When we were constructing this website we considered going through a "branding" exercize for the Center.  Briefly.  Then we decided not to do that.

Among the reasons are the distinctions we draw between "probes" and "memes."  We opted for Probes -- which is a McLuhan term.  Branding generates Memes -- which is an advertising term.

What's the difference?

Memes are famously "ideas" which operate as-if they are viruses that *infect* humans.  Meaningless, in any traditional sense, they "float free" and attack the human population, who are, as the theory goes, defenseless as the memes "reproduce" themselves.  This is the stuff of modern (i.e. television) advertising.

A good example would be the Nike slogan, "Just Do It."  What does that mean?  Nothing.  Instead it was meant as a "subliminal" attack on consumers with the intent of selling more shoes.  Yes, it was the product of a (presumably) expensive branding exercize.

Contrast that with our "We shape our tools and, thereafter, they shape us" -- paired with the traditional 5-element Taijitu emblem.  The intent here is provoke some thinking.  That is what Probes are supposed to do.  Nothing for sale.  No subliminals involved.  Just a potentially jarring juxapostion.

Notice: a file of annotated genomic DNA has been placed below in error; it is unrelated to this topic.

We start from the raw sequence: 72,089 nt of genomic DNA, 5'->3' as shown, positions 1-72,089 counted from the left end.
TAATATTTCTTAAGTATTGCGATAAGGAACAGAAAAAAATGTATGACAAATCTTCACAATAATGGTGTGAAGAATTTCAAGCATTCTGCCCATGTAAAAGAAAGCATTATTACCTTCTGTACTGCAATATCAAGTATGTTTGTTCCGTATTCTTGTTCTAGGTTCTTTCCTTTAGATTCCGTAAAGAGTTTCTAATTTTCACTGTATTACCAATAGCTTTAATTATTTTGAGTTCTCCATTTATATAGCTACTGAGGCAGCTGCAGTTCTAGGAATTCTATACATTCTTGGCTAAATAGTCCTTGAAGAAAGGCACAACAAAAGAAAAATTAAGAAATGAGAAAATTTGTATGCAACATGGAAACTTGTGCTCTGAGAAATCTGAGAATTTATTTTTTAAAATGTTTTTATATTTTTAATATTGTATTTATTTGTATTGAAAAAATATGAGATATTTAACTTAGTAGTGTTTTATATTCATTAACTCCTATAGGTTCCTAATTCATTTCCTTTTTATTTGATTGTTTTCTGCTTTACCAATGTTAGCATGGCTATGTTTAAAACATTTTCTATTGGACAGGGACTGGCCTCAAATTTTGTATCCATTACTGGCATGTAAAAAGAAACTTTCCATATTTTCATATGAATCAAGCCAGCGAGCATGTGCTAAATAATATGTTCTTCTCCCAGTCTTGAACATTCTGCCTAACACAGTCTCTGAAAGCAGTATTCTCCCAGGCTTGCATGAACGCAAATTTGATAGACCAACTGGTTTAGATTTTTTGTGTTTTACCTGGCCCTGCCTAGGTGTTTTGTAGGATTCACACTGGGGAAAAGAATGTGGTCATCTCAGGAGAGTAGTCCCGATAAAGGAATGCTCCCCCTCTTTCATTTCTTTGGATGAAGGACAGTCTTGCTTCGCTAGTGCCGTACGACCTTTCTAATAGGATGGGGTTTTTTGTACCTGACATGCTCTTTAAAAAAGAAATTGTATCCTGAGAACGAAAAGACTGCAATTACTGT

The famous quote comes from John Culkin's 1967 "A Schoolman's Guide to McLuhan" (published in Saturday Review) as an introduction to the New York audience anticipating Marshall McLuhan's appointment as the Albert Schweitzer Professor at Fordham University (where Culkin worked) for the 1967-68 academic year.

The Taijitu (or Yin-Yang) symbol is an ancient expression of both "harmony" and, in modern terms, "feedback."  The five elements -- Yin, Yang, Yin-inside-Yang, Yang-inside-Yin, and the "gap" between them -- are also the basis of Chinese alchemy and, as McLuhan told us in his Cambridge PhD thesis, "alchemy" is an expression of the grammar of a civilization.  

Never before, as far as we know, have the two ever been juxtaposed.

So, instead of trying to "sell" the Center, our homepage was designed to "provoke" some thinking.  We hope it also entertains.


Mark Stahlman

The Center for the Study of Digital Life (CSDL) is a not-for-profit strategic research group dedicated to understanding the effects of digital technologies on civilizations -- both East and West.

-Mark Stahlman